Monday, 19 June 2017

Mary Grimmer

John Nicolls Vlieland born 18 Jan 1826 drowns in 1840 son of John Vlieland and Mary Grimmer 
John Vlieland marriage Eleanor Hill 22 Dec. 1833 is married to Mary Grimmer
And when you find information on a Grimmer family in Yarmouth you read it and think maybe there is a clue in it. So here is what we found 

On the 1911 census John McDonnell’s grandmother, sixteen-year-old Louisa Grimmer, is living in Stanley Road, Great Yarmouth, with her parents Albert and Louisa and working as an errand girl in an oil-clothing factory. Her father is a general labourer in the fishing industry. The 1911 census included new questions on fertility and mortality, asking, for each married woman, how long her present marriage had lasted, how many children had been born, how many were still alive and how many had died. The entry for Louisa Grimmer makes sad reading: she had been married for 16 years and had had six children of whom only one, Louisa, was still alive. Albert and Louisa had married in Great Yarmouth in March 1895. Albert was nineteen and a coal hawker; Louisa Hunt was eighteen and heavily pregnant. Daughter Louisa was born a few days later.


The Grimmer’s marriage certificate gives Albert’s address as Row 28. The Rows were a feature of town layout unique to Great Yarmouth: narrow alleyways running parallel to each other from east to west. Originally built in medieval times, they once contained houses for both rich and poor but by Albert’s time had become a working class area. At the beginning of the nineteenth century the names of the Rows, such as Kittywitches, were replaced by numbers. There were 145 Rows in all, described by Charles Dickens in these words:


“A Row is a long, narrow lane or alley quite straight, or as nearly as maybe, with houses on each side, both of which you can sometimes touch at once with the finger tips of each hand, by stretching out your arms to their full extent.”


The Rows were badly damaged by bombing in World War II and after the war the remainder were destroyed to make way for new development, leaving just one or two houses to be preserved by English Heritage.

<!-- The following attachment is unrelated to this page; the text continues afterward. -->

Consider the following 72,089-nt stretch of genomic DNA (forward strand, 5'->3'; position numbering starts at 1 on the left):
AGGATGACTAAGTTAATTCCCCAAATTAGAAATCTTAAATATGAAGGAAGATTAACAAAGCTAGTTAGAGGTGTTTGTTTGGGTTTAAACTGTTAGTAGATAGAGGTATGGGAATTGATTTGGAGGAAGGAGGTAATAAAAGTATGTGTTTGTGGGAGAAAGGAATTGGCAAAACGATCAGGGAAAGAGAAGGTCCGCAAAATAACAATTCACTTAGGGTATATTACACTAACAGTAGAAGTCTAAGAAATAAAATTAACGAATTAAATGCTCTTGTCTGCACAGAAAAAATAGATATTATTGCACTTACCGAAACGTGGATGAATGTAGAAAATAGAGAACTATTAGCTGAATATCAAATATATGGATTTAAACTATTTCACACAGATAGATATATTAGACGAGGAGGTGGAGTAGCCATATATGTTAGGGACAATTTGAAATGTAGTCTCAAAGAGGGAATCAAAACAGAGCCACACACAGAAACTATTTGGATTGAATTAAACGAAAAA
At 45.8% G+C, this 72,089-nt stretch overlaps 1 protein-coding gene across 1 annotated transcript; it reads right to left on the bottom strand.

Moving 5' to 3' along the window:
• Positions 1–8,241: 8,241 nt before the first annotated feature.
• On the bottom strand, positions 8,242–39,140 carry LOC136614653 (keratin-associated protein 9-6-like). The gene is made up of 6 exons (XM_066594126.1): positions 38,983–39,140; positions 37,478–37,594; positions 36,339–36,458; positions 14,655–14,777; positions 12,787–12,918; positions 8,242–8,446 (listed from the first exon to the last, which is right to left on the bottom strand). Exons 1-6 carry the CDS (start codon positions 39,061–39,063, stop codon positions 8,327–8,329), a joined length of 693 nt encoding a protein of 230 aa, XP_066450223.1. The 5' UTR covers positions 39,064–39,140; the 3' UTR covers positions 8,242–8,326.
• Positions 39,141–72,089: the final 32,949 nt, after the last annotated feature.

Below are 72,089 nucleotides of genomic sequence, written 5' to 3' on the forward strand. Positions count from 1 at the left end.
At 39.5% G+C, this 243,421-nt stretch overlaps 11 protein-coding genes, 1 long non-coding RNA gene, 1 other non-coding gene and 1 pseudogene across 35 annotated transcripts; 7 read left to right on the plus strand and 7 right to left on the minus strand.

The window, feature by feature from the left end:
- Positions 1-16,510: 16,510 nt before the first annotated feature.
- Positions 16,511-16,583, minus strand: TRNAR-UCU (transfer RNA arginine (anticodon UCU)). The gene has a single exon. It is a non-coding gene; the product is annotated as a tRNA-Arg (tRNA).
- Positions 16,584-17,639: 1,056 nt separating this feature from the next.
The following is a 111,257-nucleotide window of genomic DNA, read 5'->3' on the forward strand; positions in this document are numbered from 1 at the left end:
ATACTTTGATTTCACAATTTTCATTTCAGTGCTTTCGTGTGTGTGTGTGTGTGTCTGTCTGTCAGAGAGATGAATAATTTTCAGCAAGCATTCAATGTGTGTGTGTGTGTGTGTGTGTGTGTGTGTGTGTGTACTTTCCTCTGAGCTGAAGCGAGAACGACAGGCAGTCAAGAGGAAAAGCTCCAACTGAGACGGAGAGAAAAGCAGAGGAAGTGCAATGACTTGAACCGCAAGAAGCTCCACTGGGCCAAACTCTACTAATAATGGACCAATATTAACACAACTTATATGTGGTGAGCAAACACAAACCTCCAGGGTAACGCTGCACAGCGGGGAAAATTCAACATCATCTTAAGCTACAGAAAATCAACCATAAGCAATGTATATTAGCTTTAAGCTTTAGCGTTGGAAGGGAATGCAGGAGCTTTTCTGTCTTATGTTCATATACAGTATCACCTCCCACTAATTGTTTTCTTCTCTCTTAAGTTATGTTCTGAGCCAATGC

Albert had grown up in the Rows. The 1881 census finds him in Row 60 with parents Benjamin, a coal heaver, and Amelia, and eight brothers and sisters. In 1891 Albert has left the Rows and we find him aged 16 an inmate in Buxton Reformatory, near Aylsham. In 1905 Albert (5ft 5in, brown eyes and black hair) enlisted in the Army Reserve and was mobilized in August 1914 and posted to France. He was discharged from the Army in 1916.


Albert’s father Benjamin had also grown up in the Rows. On the 1851 census he is living in Row 91 with widowed mother Jane, a charwoman, and six brothers and sisters. Six years earlier tragedy had struck the family, when Benjamin’s older brother William, aged eight, had been one of the victims of the Great Yarmouth suspension bridge disaster.


In the spring of 1845 William Cooke’s circus had come to Great Yarmouth and, on May 2nd, staged a publicity stunt on the River Bure. Crowds, some of them local and some having come by train, gathered on the banks of the river to watch Nelson the Clown towed upriver in a bathtub pulled by four geese. As they approached the suspension bridge at North Quay, hundreds of spectators, including children, crowded onto one side of the bridge to watch them. One of the suspension rods snapped under the weight, the chains gave way, and the spectators were tipped into the river. Some managed to reach the banks, some were rescued by boats, but 79 people died. The victims included 59 children, one of them William Grimmer.


In 2013 a memorial to the victims was unveiled near the site of the disaster. Local residents raised £5000 for a black granite slab listing the names of victims.


https://pottoingaround.wordpress.com/2017/04/29/the-grimmers-of-great-yarmouth/

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